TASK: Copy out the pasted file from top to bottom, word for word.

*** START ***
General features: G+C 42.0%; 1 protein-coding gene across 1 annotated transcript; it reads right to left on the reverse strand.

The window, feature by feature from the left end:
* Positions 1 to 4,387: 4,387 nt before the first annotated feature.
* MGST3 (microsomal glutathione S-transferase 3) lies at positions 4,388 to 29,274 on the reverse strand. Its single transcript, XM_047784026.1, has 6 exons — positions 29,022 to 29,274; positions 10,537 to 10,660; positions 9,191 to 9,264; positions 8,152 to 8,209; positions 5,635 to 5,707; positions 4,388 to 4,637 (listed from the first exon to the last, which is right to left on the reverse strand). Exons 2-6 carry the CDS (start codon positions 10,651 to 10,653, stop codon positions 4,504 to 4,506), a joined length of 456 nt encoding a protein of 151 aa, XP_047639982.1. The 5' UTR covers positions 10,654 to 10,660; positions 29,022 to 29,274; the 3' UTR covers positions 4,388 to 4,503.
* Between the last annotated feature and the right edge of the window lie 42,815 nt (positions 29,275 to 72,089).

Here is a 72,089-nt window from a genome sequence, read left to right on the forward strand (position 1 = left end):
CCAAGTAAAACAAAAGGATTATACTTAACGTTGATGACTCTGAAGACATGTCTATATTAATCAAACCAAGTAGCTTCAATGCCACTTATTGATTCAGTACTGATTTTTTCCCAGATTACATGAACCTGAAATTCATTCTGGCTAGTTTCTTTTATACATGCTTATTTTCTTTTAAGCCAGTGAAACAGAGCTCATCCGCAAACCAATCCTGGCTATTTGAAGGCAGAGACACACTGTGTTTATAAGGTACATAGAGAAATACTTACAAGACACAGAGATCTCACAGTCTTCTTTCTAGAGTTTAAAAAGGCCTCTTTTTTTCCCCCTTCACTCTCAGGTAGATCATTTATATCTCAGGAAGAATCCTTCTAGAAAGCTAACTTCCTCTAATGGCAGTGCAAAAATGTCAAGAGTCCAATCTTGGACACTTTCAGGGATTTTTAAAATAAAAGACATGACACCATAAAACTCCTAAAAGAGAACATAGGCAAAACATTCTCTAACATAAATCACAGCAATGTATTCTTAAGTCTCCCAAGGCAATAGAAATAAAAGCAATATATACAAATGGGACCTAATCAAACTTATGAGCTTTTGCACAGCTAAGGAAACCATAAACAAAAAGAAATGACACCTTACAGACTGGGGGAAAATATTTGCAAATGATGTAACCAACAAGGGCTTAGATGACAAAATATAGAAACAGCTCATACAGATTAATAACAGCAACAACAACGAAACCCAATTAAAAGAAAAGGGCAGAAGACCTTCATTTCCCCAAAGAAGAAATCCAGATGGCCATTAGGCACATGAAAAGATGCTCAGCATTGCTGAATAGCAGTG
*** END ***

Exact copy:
General features: G+C 42.0%; 1 protein-coding gene across 1 annotated transcript; it reads right to left on the reverse strand.

The window, feature by feature from the left end:
* Positions 1 to 4,387: 4,387 nt before the first annotated feature.
* MGST3 (microsomal glutathione S-transferase 3) lies at positions 4,388 to 29,274 on the reverse strand. Its single transcript, XM_047784026.1, has 6 exons — positions 29,022 to 29,274; positions 10,537 to 10,660; positions 9,191 to 9,264; positions 8,152 to 8,209; positions 5,635 to 5,707; positions 4,388 to 4,637 (listed from the first exon to the last, which is right to left on the reverse strand). Exons 2-6 carry the CDS (start codon positions 10,651 to 10,653, stop codon positions 4,504 to 4,506), a joined length of 456 nt encoding a protein of 151 aa, XP_047639982.1. The 5' UTR covers positions 10,654 to 10,660; positions 29,022 to 29,274; the 3' UTR covers positions 4,388 to 4,503.
* Between the last annotated feature and the right edge of the window lie 42,815 nt (positions 29,275 to 72,089).

Here is a 72,089-nt window from a genome sequence, read left to right on the forward strand (position 1 = left end):
CCAAGTAAAACAAAAGGATTATACTTAACGTTGATGACTCTGAAGACATGTCTATATTAATCAAACCAAGTAGCTTCAATGCCACTTATTGATTCAGTACTGATTTTTTCCCAGATTACATGAACCTGAAATTCATTCTGGCTAGTTTCTTTTATACATGCTTATTTTCTTTTAAGCCAGTGAAACAGAGCTCATCCGCAAACCAATCCTGGCTATTTGAAGGCAGAGACACACTGTGTTTATAAGGTACATAGAGAAATACTTACAAGACACAGAGATCTCACAGTCTTCTTTCTAGAGTTTAAAAAGGCCTCTTTTTTTCCCCCTTCACTCTCAGGTAGATCATTTATATCTCAGGAAGAATCCTTCTAGAAAGCTAACTTCCTCTAATGGCAGTGCAAAAATGTCAAGAGTCCAATCTTGGACACTTTCAGGGATTTTTAAAATAAAAGACATGACACCATAAAACTCCTAAAAGAGAACATAGGCAAAACATTCTCTAACATAAATCACAGCAATGTATTCTTAAGTCTCCCAAGGCAATAGAAATAAAAGCAATATATACAAATGGGACCTAATCAAACTTATGAGCTTTTGCACAGCTAAGGAAACCATAAACAAAAAGAAATGACACCTTACAGACTGGGGGAAAATATTTGCAAATGATGTAACCAACAAGGGCTTAGATGACAAAATATAGAAACAGCTCATACAGATTAATAACAGCAACAACAACGAAACCCAATTAAAAGAAAAGGGCAGAAGACCTTCATTTCCCCAAAGAAGAAATCCAGATGGCCATTAGGCACATGAAAAGATGCTCAGCATTGCTGAATAGCAGTG